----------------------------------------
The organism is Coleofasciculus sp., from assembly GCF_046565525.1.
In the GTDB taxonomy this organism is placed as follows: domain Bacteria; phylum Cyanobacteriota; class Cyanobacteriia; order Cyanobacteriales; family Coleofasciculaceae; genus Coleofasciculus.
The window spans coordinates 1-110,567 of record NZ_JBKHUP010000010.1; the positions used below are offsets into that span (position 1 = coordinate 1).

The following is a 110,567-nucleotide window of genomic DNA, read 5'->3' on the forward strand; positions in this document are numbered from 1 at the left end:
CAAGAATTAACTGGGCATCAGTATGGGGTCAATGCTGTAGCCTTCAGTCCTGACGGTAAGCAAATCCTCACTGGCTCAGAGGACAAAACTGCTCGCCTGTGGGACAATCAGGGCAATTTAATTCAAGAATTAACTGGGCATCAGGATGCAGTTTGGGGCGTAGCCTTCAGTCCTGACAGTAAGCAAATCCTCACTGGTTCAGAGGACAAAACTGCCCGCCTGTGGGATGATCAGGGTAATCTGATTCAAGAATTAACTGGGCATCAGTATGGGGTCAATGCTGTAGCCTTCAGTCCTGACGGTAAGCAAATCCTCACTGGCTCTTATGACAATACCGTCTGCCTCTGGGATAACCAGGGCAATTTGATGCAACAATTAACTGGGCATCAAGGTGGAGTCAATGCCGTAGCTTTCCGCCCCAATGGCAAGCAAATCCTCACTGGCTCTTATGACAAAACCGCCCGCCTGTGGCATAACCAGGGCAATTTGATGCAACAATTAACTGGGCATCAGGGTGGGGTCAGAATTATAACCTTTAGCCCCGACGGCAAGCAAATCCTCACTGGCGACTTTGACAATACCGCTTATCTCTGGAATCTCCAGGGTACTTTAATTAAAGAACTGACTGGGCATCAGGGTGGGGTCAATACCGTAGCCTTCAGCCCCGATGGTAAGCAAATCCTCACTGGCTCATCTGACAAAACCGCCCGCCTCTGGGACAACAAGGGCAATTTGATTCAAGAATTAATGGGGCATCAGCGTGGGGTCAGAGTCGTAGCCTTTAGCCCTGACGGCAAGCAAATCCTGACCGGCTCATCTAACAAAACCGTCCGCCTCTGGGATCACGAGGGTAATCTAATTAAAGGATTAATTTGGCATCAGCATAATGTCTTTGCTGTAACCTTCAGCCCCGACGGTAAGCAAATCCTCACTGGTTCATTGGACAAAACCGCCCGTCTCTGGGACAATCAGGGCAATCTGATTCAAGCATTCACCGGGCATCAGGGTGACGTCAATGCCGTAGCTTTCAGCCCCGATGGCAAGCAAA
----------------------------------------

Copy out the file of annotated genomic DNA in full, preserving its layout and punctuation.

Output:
The organism is Coleofasciculus sp., from assembly GCF_046565525.1.
In the GTDB taxonomy this organism is placed as follows: domain Bacteria; phylum Cyanobacteriota; class Cyanobacteriia; order Cyanobacteriales; family Coleofasciculaceae; genus Coleofasciculus.
The window spans coordinates 1-110,567 of record NZ_JBKHUP010000010.1; the positions used below are offsets into that span (position 1 = coordinate 1).

The following is a 110,567-nucleotide window of genomic DNA, read 5'->3' on the forward strand; positions in this document are numbered from 1 at the left end:
CAAGAATTAACTGGGCATCAGTATGGGGTCAATGCTGTAGCCTTCAGTCCTGACGGTAAGCAAATCCTCACTGGCTCAGAGGACAAAACTGCTCGCCTGTGGGACAATCAGGGCAATTTAATTCAAGAATTAACTGGGCATCAGGATGCAGTTTGGGGCGTAGCCTTCAGTCCTGACAGTAAGCAAATCCTCACTGGTTCAGAGGACAAAACTGCCCGCCTGTGGGATGATCAGGGTAATCTGATTCAAGAATTAACTGGGCATCAGTATGGGGTCAATGCTGTAGCCTTCAGTCCTGACGGTAAGCAAATCCTCACTGGCTCTTATGACAATACCGTCTGCCTCTGGGATAACCAGGGCAATTTGATGCAACAATTAACTGGGCATCAAGGTGGAGTCAATGCCGTAGCTTTCCGCCCCAATGGCAAGCAAATCCTCACTGGCTCTTATGACAAAACCGCCCGCCTGTGGCATAACCAGGGCAATTTGATGCAACAATTAACTGGGCATCAGGGTGGGGTCAGAATTATAACCTTTAGCCCCGACGGCAAGCAAATCCTCACTGGCGACTTTGACAATACCGCTTATCTCTGGAATCTCCAGGGTACTTTAATTAAAGAACTGACTGGGCATCAGGGTGGGGTCAATACCGTAGCCTTCAGCCCCGATGGTAAGCAAATCCTCACTGGCTCATCTGACAAAACCGCCCGCCTCTGGGACAACAAGGGCAATTTGATTCAAGAATTAATGGGGCATCAGCGTGGGGTCAGAGTCGTAGCCTTTAGCCCTGACGGCAAGCAAATCCTGACCGGCTCATCTAACAAAACCGTCCGCCTCTGGGATCACGAGGGTAATCTAATTAAAGGATTAATTTGGCATCAGCATAATGTCTTTGCTGTAACCTTCAGCCCCGACGGTAAGCAAATCCTCACTGGTTCATTGGACAAAACCGCCCGTCTCTGGGACAATCAGGGCAATCTGATTCAAGCATTCACCGGGCATCAGGGTGACGTCAATGCCGTAGCTTTCAGCCCCGATGGCAAGCAAA